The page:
“Mausoleums, statues, monuments will never be erected to me. I wish them not. Panegyrical romances will never be written, nor flattering orations spoken, to transmit me to posterity in brilliant colors. No, nor in true colors. All but the last I loathe.”
-John Adams to Benjamin Rush, March 23, 1809
John Adams, first-born son of a father of the same name, might have happily remained in obscurity as a simple Massachusetts farmer, but fate and family would not have it so, and in truth, neither would Adams’ own ambition. Yet, while not the only one, Adams has long stood as the quintessential “forgotten founding father.”
A complex man of pride and modesty, he shied away from touting his own abilities, yet often worried what others thought of him. While many of his countrymen in Massachusetts clamored for violent action in answer to British repression, Adams called for even-measured yet stern response. Yet, when he was surrounded by reconciling tongues in the Continental Congress, Adams’ strong words rose over the crowd, calling out for action in word and deed.
John Adams stands in the shadow of the likes of George Washington and Thomas Jefferson. Yet it is important to note that Adams essentially drew them out of their own shadows into prominence. He nominated Washington (over his Massachusetts compatriot John Hancock) to lead the Continental Army, and suggested a usually quiet Jefferson to draft the Declaration of Independence. Here was a man who knew not only when to lead, but when to let others take that lead. John Adams is an understated powerhouse in the fight for independence.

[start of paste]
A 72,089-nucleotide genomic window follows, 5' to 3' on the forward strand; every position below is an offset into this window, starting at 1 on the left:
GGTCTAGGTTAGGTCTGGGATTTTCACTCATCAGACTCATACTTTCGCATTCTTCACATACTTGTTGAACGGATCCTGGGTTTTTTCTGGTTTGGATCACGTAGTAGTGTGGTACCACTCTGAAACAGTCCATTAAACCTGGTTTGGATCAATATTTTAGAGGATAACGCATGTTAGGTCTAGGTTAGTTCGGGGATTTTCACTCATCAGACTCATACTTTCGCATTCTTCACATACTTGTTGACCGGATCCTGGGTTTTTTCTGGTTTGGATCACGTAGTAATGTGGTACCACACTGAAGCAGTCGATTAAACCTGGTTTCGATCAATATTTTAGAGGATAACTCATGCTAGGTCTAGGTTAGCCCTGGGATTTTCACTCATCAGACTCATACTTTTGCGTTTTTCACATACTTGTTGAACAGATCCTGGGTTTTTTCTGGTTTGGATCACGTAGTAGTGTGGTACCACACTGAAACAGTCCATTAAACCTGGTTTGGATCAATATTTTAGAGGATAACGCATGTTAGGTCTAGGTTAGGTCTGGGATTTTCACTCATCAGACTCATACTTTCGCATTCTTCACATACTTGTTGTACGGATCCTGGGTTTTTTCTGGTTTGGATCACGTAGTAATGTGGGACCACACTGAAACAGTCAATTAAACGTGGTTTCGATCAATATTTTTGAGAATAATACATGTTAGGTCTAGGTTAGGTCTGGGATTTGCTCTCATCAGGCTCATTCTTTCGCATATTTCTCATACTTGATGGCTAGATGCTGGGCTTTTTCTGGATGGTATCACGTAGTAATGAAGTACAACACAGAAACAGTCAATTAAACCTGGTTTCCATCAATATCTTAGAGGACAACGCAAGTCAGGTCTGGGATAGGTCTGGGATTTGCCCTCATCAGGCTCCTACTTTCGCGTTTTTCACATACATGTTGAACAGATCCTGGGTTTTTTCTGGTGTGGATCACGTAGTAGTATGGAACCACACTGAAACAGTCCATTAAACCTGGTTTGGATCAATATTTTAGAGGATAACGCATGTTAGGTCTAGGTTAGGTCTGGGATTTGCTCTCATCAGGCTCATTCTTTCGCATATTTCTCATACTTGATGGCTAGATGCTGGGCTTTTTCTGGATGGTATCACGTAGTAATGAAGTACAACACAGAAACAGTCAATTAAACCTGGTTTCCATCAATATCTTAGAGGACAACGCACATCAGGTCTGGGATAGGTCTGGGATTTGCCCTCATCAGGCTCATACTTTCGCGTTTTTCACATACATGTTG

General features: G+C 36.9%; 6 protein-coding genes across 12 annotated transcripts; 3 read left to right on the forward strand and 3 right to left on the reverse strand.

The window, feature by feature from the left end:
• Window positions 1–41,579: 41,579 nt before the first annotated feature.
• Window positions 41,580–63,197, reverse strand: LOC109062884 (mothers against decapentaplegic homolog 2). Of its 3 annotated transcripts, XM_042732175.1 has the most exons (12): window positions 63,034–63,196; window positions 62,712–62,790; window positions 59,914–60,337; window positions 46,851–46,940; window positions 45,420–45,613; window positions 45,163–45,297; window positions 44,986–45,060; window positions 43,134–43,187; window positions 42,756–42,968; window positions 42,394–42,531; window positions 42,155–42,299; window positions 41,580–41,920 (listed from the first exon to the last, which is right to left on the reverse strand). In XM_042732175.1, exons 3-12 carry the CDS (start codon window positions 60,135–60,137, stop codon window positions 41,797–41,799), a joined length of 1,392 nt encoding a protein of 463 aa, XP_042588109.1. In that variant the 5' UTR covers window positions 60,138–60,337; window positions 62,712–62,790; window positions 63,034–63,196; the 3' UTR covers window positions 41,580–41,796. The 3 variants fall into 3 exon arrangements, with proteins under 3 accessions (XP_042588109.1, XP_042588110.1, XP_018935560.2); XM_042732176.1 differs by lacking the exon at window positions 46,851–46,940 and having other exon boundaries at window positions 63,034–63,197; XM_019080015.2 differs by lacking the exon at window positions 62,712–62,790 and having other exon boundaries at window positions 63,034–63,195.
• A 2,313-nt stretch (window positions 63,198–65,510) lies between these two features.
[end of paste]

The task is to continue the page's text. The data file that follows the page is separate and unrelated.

As the second President of the United States, it is hard to be well remembered. As the first vice-president, he discovered it to be “the most insignificant office that ever the invention of man contrived.” There is, at present, no national monument, no permanent currency, no grand marker to signify or commemorate this strong speaker and leader. While there are not the typical tributes afforded to him as to Washington, Franklin, or Jefferson, he was just as important in history…and just as respected by his peers. Now, with the recent surge of biographies, television series and other presentations about him, John Adams is at long last achieving that which he always hoped for: to be well-remembered.